I will be writing blurbs for my own work again soon, and so I am looking at blurbs on the covers in my library, and trying to see what it was that attracted me to that particular book. I admit that many times it was the cover art, and not the blurb, but when I picked up a book by an author that was unknown to me, I read the blurb, and considered carefully whether or not to spend my dearly earned wages on that book. I was taking a risk–because what if I hated it?

It’s a conundrum.  Perhaps I can go with “One ring to rule them all…”

No… I suppose that’s been done…but it’s an awesome blurb, short and to the point….

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What the label says

Parisfal - Creator - Hermann Hendrich PD-Art Wikimedia CommonsDuring the Christmas hiatus I’ve been revisiting the manuscript of Mountains of the Moon, tightening it up. I will be sending it to my Beta readers soon, preparatory to the final edit. In the meantime I have still been searching for cover art – my head has an idea of what it needs to be, and I haven’t found it yet, nor have I created the right blurb, although I’m getting close–we want a short, intriguing, sell-the-book sort of blurb.

Huw The Bard progresses slowly–some things just can’t be rushed. I had hoped to have him ready this spring, but that may not happen. The cover is ready, the blurb is ready, but editing is going more slowly than I had anticipated. That is one area I will not rush, so it will go on the back burner for a while. I still plan to enter Huw in the ABNA Contest this year, if and when it is announced, in the genre of Fantasy, as I hope it will be ready to go by then. Nothing is sure or certain in this business, however.

DobrynaThe editing of Julian Lackland is progressing at a good rate–he may be ready for publication before Huw. His cover and blurb are also finished, as is his book trailer. Huw still needs a proper trailer, but we are rolling toward victory!

In the meantime, I am still writing Valley of Sorrows, and it is going really well.  All the threads in my mind are coming together well on paper. That may be a finished novel yet!

One thing that is a bit difficult is trying to decide what genre my work falls under and what labels will get my books to the people who most want the sort of tales I write.  Huw the Bard and Julian Lackland are Historical Fantasies, but there is no genre to cover that! The Tower of Bones series is Epic Fantasy, or so I think, so that is easy (?).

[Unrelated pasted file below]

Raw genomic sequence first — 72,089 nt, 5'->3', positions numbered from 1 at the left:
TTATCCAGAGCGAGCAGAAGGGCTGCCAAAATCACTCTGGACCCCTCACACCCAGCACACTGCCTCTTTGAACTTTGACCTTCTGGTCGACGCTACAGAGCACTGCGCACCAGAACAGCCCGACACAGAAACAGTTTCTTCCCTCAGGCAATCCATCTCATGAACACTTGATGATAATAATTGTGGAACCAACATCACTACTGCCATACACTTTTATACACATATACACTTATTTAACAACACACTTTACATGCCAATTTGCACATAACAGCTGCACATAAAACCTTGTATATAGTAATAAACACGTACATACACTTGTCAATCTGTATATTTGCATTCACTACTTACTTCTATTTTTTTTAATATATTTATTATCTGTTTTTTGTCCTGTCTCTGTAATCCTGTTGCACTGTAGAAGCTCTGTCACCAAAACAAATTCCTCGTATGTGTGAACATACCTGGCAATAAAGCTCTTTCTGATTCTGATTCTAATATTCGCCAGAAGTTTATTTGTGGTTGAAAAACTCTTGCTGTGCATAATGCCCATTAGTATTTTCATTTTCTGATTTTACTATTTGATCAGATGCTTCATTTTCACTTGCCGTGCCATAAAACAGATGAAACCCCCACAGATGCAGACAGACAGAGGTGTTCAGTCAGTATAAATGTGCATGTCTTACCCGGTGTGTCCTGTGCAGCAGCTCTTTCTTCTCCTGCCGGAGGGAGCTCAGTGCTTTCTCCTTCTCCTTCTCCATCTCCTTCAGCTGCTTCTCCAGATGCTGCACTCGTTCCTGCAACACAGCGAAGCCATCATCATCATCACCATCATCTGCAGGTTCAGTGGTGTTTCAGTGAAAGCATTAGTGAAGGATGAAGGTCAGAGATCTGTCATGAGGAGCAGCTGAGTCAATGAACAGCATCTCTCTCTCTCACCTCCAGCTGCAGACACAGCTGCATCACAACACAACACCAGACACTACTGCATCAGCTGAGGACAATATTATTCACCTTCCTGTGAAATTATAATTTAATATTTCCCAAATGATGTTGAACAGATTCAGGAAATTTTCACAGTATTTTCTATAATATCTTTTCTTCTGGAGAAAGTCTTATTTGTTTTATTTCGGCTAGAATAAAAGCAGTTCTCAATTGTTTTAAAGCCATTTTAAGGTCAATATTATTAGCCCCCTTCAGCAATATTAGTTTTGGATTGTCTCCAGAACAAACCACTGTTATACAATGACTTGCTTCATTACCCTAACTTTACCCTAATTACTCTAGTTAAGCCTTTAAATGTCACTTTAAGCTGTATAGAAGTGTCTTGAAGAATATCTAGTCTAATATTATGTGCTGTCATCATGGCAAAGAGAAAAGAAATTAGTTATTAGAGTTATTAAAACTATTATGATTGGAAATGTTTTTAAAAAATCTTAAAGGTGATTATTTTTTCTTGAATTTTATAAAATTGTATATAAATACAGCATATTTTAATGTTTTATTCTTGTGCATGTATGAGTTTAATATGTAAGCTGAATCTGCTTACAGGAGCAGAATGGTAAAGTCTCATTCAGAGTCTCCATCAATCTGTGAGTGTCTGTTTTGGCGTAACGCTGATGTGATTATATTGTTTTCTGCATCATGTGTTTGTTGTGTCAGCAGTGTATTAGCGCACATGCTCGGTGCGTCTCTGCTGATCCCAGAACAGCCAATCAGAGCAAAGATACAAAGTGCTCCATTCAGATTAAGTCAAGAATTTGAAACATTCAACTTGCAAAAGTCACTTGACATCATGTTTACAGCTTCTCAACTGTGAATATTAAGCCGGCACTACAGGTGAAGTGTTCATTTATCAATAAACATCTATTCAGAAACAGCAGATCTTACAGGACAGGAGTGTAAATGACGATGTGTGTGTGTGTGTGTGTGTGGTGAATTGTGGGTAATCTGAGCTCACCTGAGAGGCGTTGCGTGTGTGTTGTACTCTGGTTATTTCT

But I’ve never had any luck with my labels.

And labeling is critical–many people won’t look at work that is not in their favorite genre, so they may not stumble upon a work they might enjoy. Conversely, if it is mislabeled, a reader might buy it, find it is not their cup of tea, and write a stinker of a review, based on the fact it is really not at all a historical mystery and what was the author thinking anyway?

So this is my goal for this coming year year: Write good books, label them properly, and perhaps sell a few.

Quaglio_KipfenbergI’ve learned many amazing things about this craft over the last year, things I never knew I had a knack for.  I  sourced the art and designed my own covers for two books, and  Alison DeLuca (our fearless leader at Myrddin Publishing Group) says they will be good covers when the books go to press.  I have helped several authors get their work ready for publication and I managed to make it through another NaNoWriMo as a Municipal Liaison unscathed.

A new year looms, bright and shiny. My ambition is to get the hang of the trickier parts of the marketing of my work–properly labeling it, and making it available to prospective readers. After all, if they can’t find it, they can’t read it!

I hope your Christmas was a warm and cozy thing with good food and family that puts the fun in dysfuntional. I hope the new year brings you everything you need, and some of what you want. I wish you long life and happiness, and the wisdom to appreciate it!